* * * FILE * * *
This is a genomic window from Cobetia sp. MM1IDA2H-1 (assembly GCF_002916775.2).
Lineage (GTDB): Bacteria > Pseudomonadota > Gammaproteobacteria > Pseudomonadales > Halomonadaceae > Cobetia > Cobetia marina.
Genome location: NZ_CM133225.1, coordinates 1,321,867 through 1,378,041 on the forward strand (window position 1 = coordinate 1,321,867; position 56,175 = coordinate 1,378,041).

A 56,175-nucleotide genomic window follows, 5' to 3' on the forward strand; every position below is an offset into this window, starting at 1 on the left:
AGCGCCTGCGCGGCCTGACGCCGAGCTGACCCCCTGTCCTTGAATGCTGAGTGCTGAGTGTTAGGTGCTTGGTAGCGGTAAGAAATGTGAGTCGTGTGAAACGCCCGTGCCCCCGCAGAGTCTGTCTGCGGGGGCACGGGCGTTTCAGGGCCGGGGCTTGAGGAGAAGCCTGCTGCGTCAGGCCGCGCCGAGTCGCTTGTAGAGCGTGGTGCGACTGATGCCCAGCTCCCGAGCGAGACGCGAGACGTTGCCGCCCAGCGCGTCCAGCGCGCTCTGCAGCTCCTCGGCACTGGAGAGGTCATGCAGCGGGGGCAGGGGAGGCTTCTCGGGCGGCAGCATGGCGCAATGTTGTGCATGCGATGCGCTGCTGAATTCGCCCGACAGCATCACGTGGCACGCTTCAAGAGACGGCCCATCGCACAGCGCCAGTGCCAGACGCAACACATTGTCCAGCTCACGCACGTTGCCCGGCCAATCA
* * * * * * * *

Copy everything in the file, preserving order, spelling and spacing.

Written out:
This is a genomic window from Cobetia sp. MM1IDA2H-1 (assembly GCF_002916775.2).
Lineage (GTDB): Bacteria > Pseudomonadota > Gammaproteobacteria > Pseudomonadales > Halomonadaceae > Cobetia > Cobetia marina.
Genome location: NZ_CM133225.1, coordinates 1,321,867 through 1,378,041 on the forward strand (window position 1 = coordinate 1,321,867; position 56,175 = coordinate 1,378,041).

A 56,175-nucleotide genomic window follows, 5' to 3' on the forward strand; every position below is an offset into this window, starting at 1 on the left:
AGCGCCTGCGCGGCCTGACGCCGAGCTGACCCCCTGTCCTTGAATGCTGAGTGCTGAGTGTTAGGTGCTTGGTAGCGGTAAGAAATGTGAGTCGTGTGAAACGCCCGTGCCCCCGCAGAGTCTGTCTGCGGGGGCACGGGCGTTTCAGGGCCGGGGCTTGAGGAGAAGCCTGCTGCGTCAGGCCGCGCCGAGTCGCTTGTAGAGCGTGGTGCGACTGATGCCCAGCTCCCGAGCGAGACGCGAGACGTTGCCGCCCAGCGCGTCCAGCGCGCTCTGCAGCTCCTCGGCACTGGAGAGGTCATGCAGCGGGGGCAGGGGAGGCTTCTCGGGCGGCAGCATGGCGCAATGTTGTGCATGCGATGCGCTGCTGAATTCGCCCGACAGCATCACGTGGCACGCTTCAAGAGACGGCCCATCGCACAGCGCCAGTGCCAGACGCAACACATTGTCCAGCTCACGCACGTTGCCCGGCCAATCA